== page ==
In Re Eccleston, the Queensland Information Commissioner noted that the enhancement of public participation in government was not an explicit purpose of the FOI law, but was implicit in some of its concepts. This point has also been made by other tribunals, government ministers introducing FOI laws in some states, and academics. In a 1994 FOI matter, Owen J from the Supreme Court of Western Australia stated:
The implied (right to freedom of expression) was a manifestation of the concept of representative democracy and the rationale upon which it rested was a relevant consideration that the Commissioner was obliged to take into account in determining the public interest (in disclosure).
It is questionable whether the High Court would go so far as to find that the Constitution contains an implied right to access government information. However, the constitutional implications of withholding information ought to be considered when construing the test for establishing ‘reasonable grounds’ on which an exemption certificate is based. They lend greater weight to the objectives of the FOI Act, and to factors which favour the public’s right to access political information.
The majority joint judgment in McKinnon gives an unduly narrow scope to the federal Freedom of Information Act. It allows ministers to avoid compliance with the Act by merely issuing a certificate that the disclosure of the material would be contrary to the public interest. The judgment is an unwarranted reading down of the review powers provided by the legislation, making FOI legislation an easy accountability mechanism to circumvent. In the absence of clear language limiting the determination of the public interest to consideration of ‘factors contrary to disclosure’, factors both for and against disclosure should be considered. The Constitution and its principles of representative government require no less.
[*] ANTHONY GRAY teaches law at the University of Southern Queensland
© 2007 Anthony Gray
 Eccleston and Department of Family Services and Aboriginal and Islander Affairs  QICmr 2, para 71
 McKinnon v Secretary, Department of Treasury  HCA 45 (‘McKinnon’)
 McKinnon, para 131
 McKinnon, para 19
 Refer for example to Chu Kheng Lim and Another v Minister for Immigration, Local Government and Ethnic Affairs and Another (1992) 176 CLR 1, and Plaintiff S157/2002 v Commonwealth  HCA 2; (2003) 211 CLR 476. Refer to Caron Beaton-Wells ‘Judicial Review of Migration Decisions: Life After S157’ (2005) 33 FLR 141. The concerns raised in this article should not be taken to imply that the author believes the discretion here has been exercised more outrageously than discretions in other contexts. This is certainly not the case.
 Senate Standing Committee on Constitutional and Legal Affairs, Report on the Freedom of Information Bill 1978 and Aspects of the Archives Act 1978 (1979) ; to like effect Senate Standing Committee on Constitutional and Legal Affairs, Report on the Operation and Administration of the Freedom of Information Legislation (1987) .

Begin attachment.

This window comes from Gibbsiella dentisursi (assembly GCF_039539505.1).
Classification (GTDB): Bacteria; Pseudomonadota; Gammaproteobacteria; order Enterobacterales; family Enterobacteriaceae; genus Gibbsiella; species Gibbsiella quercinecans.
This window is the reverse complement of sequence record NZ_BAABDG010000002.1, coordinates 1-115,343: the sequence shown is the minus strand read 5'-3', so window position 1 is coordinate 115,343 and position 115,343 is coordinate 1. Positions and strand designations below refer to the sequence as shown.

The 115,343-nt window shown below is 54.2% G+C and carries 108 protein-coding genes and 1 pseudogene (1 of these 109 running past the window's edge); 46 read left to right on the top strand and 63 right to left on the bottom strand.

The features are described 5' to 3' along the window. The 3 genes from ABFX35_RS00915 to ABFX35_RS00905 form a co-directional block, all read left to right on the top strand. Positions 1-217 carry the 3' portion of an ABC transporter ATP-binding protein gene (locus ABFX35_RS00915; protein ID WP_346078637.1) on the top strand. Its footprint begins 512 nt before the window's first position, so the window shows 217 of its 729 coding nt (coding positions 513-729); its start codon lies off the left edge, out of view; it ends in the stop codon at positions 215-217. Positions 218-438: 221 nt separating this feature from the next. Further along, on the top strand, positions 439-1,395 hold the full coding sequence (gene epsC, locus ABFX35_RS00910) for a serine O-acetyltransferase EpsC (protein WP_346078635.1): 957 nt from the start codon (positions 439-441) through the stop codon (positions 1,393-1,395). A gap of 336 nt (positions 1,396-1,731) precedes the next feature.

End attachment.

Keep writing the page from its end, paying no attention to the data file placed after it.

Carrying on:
Sankey v Whitlam  HCA 43; (1978) 142 CLR 1.
 Ibid at 96
 Ibid at 58
 Sankey v Whitlam is not itself an FOI case, although its public interest ‘balancing test’ model has been followed in significant FOI cases, such as Re John Howard v The Treasurer of the Commonwealth of Australia  AATA 100; (1985) 7 ALD 626
 McKinnon, above n 2, para 125
 John Stuart Mill, Considerations on Representative Government (1861) 42
 eg Australian Capital Television Pty Ltd v Commonwealth  HCA 45; (1992) 177 CLR 106; Nationwide News Pty Ltd v Wills  HCA 46; (1992) 177 CLR 1; and Lange v Australian Broadcasting Corporation  HCA 25; (1997) 189 CLR 520
  HCA 45; (1992) 177 CLR 106 at 139
 Ibid at 232
 Ibid at 159
  HCA 46; (1994) 124 ALR 1, 58; refer also to ACT v Cth  HCA 45; (1992) 177 CLR 106 per Mason CJ at 140 and McHugh J at 231.
 For a similar argument, see Peter Bayne ‘Recurring Themes in the Interpretation of the Commonwealth Freedom of Information Act’ (1996) 24 Federal Law Review 287 at 290.
 Re Cleary and Department of the Treasury  AATA 248; (1993) 18 AAR 83; Re Veale and Town of Bassendean, unreported Information Commissioner of Western Australia, 1994, Decision Ref D00494
 See the Second Reading Speeches of NSW (Legislative Assembly Debates NSW 2 June1988 p 1399) and Queensland (Parliamentary Debates, 5 December 1991, p 3849).
 Peter Bayne ‘Recurring Themes in the Interpretation of the Commonwealth Freedom of Information Act’ (1996) 24 Federal Law Review 287 at 288; Peter Bayne ‘Freedom of Information and Democracy: A Return to the Basics?’ (1994) 1 Australian Journal of Administrative Law 107; ‘Freedom of Information and Political Free Speech’ in T Campbell and W Sadurski eds Freedom of Communication (1994) at 199; Anne Cossins ‘Revisiting Open Government: Recent Developments in Shifting the Boundaries of Government Secrecy Under Public Interest Immunity and Freedom of Information Law’ (1995) 23 Federal Law Review 226
 Manly v Minister of Premier and Cabinet, unreported Supreme Court of Western Australia, 15 June 1995.
 Although see Lange v Australian Broadcasting Corporation  HCA 25; (1997) 189 CLR 520 where the High Court talks of an interest not only in disseminating information but in receiving it.